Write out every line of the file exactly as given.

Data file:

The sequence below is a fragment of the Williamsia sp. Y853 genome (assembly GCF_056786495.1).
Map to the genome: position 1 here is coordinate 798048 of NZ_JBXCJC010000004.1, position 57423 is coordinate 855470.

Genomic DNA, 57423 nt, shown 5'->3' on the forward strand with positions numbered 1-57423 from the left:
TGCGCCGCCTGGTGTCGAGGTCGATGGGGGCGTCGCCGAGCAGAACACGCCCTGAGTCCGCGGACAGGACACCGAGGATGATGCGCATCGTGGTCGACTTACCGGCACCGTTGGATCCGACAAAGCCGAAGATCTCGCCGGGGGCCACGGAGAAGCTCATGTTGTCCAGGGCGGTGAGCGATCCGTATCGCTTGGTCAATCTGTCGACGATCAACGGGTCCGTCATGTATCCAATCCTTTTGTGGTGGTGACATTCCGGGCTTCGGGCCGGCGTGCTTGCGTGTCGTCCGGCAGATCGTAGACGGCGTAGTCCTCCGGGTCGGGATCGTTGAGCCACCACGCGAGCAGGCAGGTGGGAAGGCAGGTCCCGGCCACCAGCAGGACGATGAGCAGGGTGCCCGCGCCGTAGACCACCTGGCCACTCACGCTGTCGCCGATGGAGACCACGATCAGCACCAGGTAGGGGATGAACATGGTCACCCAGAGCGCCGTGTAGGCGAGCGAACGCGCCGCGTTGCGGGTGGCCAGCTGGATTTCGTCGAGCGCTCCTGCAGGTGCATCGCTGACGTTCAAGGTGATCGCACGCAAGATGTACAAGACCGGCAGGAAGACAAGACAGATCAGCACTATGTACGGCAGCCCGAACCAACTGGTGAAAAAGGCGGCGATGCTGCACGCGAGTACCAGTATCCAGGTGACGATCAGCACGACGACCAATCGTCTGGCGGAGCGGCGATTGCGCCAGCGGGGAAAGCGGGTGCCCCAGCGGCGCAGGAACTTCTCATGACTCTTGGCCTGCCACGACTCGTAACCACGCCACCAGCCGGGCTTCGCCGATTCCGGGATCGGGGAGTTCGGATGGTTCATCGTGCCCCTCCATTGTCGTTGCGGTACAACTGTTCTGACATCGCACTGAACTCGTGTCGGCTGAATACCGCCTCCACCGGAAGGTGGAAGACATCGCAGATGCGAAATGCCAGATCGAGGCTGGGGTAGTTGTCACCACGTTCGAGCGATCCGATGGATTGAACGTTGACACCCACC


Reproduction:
The sequence below is a fragment of the Williamsia sp. Y853 genome (assembly GCF_056786495.1).
Map to the genome: position 1 here is coordinate 798048 of NZ_JBXCJC010000004.1, position 57423 is coordinate 855470.

Genomic DNA, 57423 nt, shown 5'->3' on the forward strand with positions numbered 1-57423 from the left:
TGCGCCGCCTGGTGTCGAGGTCGATGGGGGCGTCGCCGAGCAGAACACGCCCTGAGTCCGCGGACAGGACACCGAGGATGATGCGCATCGTGGTCGACTTACCGGCACCGTTGGATCCGACAAAGCCGAAGATCTCGCCGGGGGCCACGGAGAAGCTCATGTTGTCCAGGGCGGTGAGCGATCCGTATCGCTTGGTCAATCTGTCGACGATCAACGGGTCCGTCATGTATCCAATCCTTTTGTGGTGGTGACATTCCGGGCTTCGGGCCGGCGTGCTTGCGTGTCGTCCGGCAGATCGTAGACGGCGTAGTCCTCCGGGTCGGGATCGTTGAGCCACCACGCGAGCAGGCAGGTGGGAAGGCAGGTCCCGGCCACCAGCAGGACGATGAGCAGGGTGCCCGCGCCGTAGACCACCTGGCCACTCACGCTGTCGCCGATGGAGACCACGATCAGCACCAGGTAGGGGATGAACATGGTCACCCAGAGCGCCGTGTAGGCGAGCGAACGCGCCGCGTTGCGGGTGGCCAGCTGGATTTCGTCGAGCGCTCCTGCAGGTGCATCGCTGACGTTCAAGGTGATCGCACGCAAGATGTACAAGACCGGCAGGAAGACAAGACAGATCAGCACTATGTACGGCAGCCCGAACCAACTGGTGAAAAAGGCGGCGATGCTGCACGCGAGTACCAGTATCCAGGTGACGATCAGCACGACGACCAATCGTCTGGCGGAGCGGCGATTGCGCCAGCGGGGAAAGCGGGTGCCCCAGCGGCGCAGGAACTTCTCATGACTCTTGGCCTGCCACGACTCGTAACCACGCCACCAGCCGGGCTTCGCCGATTCCGGGATCGGGGAGTTCGGATGGTTCATCGTGCCCCTCCATTGTCGTTGCGGTACAACTGTTCTGACATCGCACTGAACTCGTGTCGGCTGAATACCGCCTCCACCGGAAGGTGGAAGACATCGCAGATGCGAAATGCCAGATCGAGGCTGGGGTAGTTGTCACCACGTTCGAGCGATCCGATGGATTGAACGTTGACACCCACC